Yet to read the blogs and comments, one would think gatekeeping is passe, something no longer either needed or desired. To many commenters, the freedom to publish drivel is superior to the gatekeeper system that existed before the ebook revolution because it offers more choice.

The problem with unfettered choice is that it is impossible for readers to wade through the 1 million new titles that are published each year to find the 50 or 100 or even 250 ebooks that a reader can physically read in a year. I suspect that even if a reader made it his or her full-time occupation to peruse published ebooks to find the 250 ebooks to buy and read that they couldn’t do much more than toss a pebble into the ebook flood. What ebooks have done is inverted the pyramid. Rather than having a system to narrow choices to a manageable number, it has widened the choices to infinity, an unmanageable number.

These gatekeeping-is-dead articles would be much more impressive and valuable if they gave pricing information and surveyed purchasers to determine whether the ebook was actually read or not. Making broad-based claims of no need on as little data as is currently done has virtually no value.

Let’s see where we stand. Take this unscientific poll:

I probably should be asking more questions and/or giving more or different choices as answers, but this will get us started.

April 15, 2011

On Today’s Bookshelf (VII)

Adding to my TBR (to-be-read) pile seems to be a neverending process. Since the last On Today’s Bookshelf (VI), I have added the following books:

Hardcover —

  • The Death Marches: The Final Phase of Nazi Genocide by Daniel Blatman
  • The Eichmann Trial by Deborah E. Lipstadt
  • Bismarck: A Life by Jonathan Steinberg
  • Fugitive Justice: Runaways, Rescuers, and Slavery on Trial by Steven Lubet
  • William Bouguereau (2 vols.) by Damien Bartoli and Frederick C. Ross
  • Blackveil by Kristen Britain

Hardcover — Preorder

  • The Language Wars: A History of Proper English by Henry Hitchings
  • Jerusalem: The Biography by Simon Sebag Montefiore
  • How Firm a Foundation by David Weber
  • The War That Came Early: The Big Switch by Harry Turtledove

eBooks — Nonfiction

  • Germs, Genes, & Civilization: How Epidemics Shaped Who We Are Today by David Clark
  • A Philosophical Dictionary (6 volumes) by Voltaire
  • Secret Holocaust Diaries by Nonna Bannister
  • Hitler’s Pre-emptive War: The Battle for Norway 1940 by Henrik Lunde
  • Honor Killing: Race, Rape, and Clarence Darrow’s Spectacular Last Case by David E. Stannard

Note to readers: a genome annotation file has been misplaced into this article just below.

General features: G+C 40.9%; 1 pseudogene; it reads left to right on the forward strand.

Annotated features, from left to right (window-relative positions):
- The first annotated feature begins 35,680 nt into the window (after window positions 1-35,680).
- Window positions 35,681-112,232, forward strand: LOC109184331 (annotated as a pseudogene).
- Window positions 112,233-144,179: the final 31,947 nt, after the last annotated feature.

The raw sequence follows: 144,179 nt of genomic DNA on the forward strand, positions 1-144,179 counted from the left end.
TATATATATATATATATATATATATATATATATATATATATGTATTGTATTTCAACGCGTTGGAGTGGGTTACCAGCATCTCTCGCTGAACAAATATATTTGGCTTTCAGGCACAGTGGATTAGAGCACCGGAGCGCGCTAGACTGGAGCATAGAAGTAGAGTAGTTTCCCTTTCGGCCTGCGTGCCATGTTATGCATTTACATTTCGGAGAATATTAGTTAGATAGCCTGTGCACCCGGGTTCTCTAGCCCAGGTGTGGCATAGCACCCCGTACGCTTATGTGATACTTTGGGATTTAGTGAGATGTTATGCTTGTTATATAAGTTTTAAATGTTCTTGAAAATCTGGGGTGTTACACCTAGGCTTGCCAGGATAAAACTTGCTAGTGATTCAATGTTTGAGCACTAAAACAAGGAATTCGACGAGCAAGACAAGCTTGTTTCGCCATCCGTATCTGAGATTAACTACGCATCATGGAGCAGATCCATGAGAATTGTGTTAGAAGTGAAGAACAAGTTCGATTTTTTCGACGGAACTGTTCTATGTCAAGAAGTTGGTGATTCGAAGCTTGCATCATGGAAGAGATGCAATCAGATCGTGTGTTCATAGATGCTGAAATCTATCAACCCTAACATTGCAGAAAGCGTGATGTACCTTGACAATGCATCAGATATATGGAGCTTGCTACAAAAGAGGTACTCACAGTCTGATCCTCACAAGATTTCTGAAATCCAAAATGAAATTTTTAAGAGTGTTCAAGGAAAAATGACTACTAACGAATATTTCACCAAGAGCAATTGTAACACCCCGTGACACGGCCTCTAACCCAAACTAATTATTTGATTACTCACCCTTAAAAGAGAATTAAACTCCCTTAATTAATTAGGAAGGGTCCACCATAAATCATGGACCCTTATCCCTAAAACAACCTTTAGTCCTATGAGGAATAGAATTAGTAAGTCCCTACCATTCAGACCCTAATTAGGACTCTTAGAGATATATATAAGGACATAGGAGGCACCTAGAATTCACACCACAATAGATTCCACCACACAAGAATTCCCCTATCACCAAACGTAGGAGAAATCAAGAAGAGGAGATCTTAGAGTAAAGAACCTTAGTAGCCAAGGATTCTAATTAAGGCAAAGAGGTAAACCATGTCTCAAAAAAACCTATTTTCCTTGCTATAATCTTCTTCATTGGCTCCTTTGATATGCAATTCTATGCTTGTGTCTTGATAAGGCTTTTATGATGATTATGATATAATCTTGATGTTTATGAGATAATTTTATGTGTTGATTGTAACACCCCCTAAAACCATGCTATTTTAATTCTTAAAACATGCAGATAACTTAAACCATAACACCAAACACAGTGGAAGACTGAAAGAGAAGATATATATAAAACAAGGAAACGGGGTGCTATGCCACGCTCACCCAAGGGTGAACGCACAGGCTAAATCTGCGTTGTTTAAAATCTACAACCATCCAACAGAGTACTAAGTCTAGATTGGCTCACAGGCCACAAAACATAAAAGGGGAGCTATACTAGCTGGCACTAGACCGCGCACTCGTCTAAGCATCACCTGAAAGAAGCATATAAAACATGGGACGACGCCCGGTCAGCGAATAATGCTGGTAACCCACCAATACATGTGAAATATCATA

eBooks — Fiction

  • In Fire Forged: Worlds of Honor V edited by David Weber
  • Mrs. Quigley’s Kidnapping by Jean Sheldon
  • Deadly Withdrawal: An Aggie Underhill Mystery by Michelle Hollstein
  • The Wise Man’s Fear by Patrick Rothfuss
  • The Greatest Knight by Elizabeth Chadwick
  • Letters from Earth by Mark Twain
  • Paid in Blood by Mel Odom
  • Warriors of the Cross by T.R. Graves
  • Stars Rain Down by Chris Randolph
  • Blue by Lou Aronica
  • Life Blood by Thomas Hoover
  • Syndrome by Thomas Hoover
  • You Can’t Stop Me by Max Allan Collins
  • Protector (Jane Perry Series #1) by Laurel Dewey
  • Medical Error by Richard Mabry
  • Sword Lord by Robert Leader
  • The Labyrinth by Kenneth McDonald
  • Arm of the Stone by Victoria Strauss
  • Redcoat by David Crookes
  • The Shepherd by Ethan Cross
  • The Twentyfirsters by Kekoa Lake
  • Rogue Forces by Dale Brown

Of the above listed books, I have read, and thus removed from the TBR pile, The Wise Man’s Fear by Patrick Rothfuss, Blackveil by Kristen Britain, and Honor Killing: Race, Rape, and Clarence Darrow’s Spectacular Last Case by David E. Stannard. All three are excellent; I plan to do a review of Honor Killing as I think it is a particularly worthy book, even though the publisher did a terrible job creating an ebook version (words were dropped and too many sentences begin with “I” when it should be “It” or something else that begins with an “I”).

If you are reading or have read a particularly interesting book that you think others might enjoy, why not add a comment to this article and let us know. It is only by sharing our reading lists that we can broaden our exposure to worthwhile reads among the nearly 1 million books published each year, especially among the self-published/indie books.

April 13, 2011

Frustration in eBookville: Will There Be a Rubicon for Publishers?

I’m one frustrated ebooker! I recently purchased several books in hardcover (The Eichmann Trial by Deborah E. Lipstadt and Bismarck: A Life by Jonathan Steinberg), which is (supposedly) what the publishers prefer I do. But although I bought hardcover versions for my library, I would like to do the actual reading on my Sony Reader.

I already own (and read years ago) Hannah Arendt’s 1963 book on the Eichmann trial, Eichmann in Jerusalem: A Report on the Banality of Evil, and I would like to read it again but this time as an ebook. I am particularly interested in comparing the Arendt’s contemporaneous account (who also attended the trial) with Lipstadt’s hindsight account. The reviews of Lipstadt’s book indicate she comes to a conclusion opposite from Arendt regarding Eichmann’s role in the Holocaust.

All three books are available as ebooks. One would think, then that the problem is solved. Just buy the ebooks. Alas, it isn’t solved because of the exorbitant ebook pricing.

I purchased The Eichmann Trial for $16.20; the ebook costs $12.99. I purchased Bismarck: A Life for $21.25; the ebook costs $14.97. Arendt’s Eichmann in Jerusalem was originally published in hardcover in 1963 (I own a first edition of the book). In 2006, Penguin released a paperback version. I can buy the paperback today for $10.98, but the ebook costs $12.99. Based on the ebook price, one would think Arendt’s book had been released for the first time yesterday, not that it is nearly 50 years since its publication!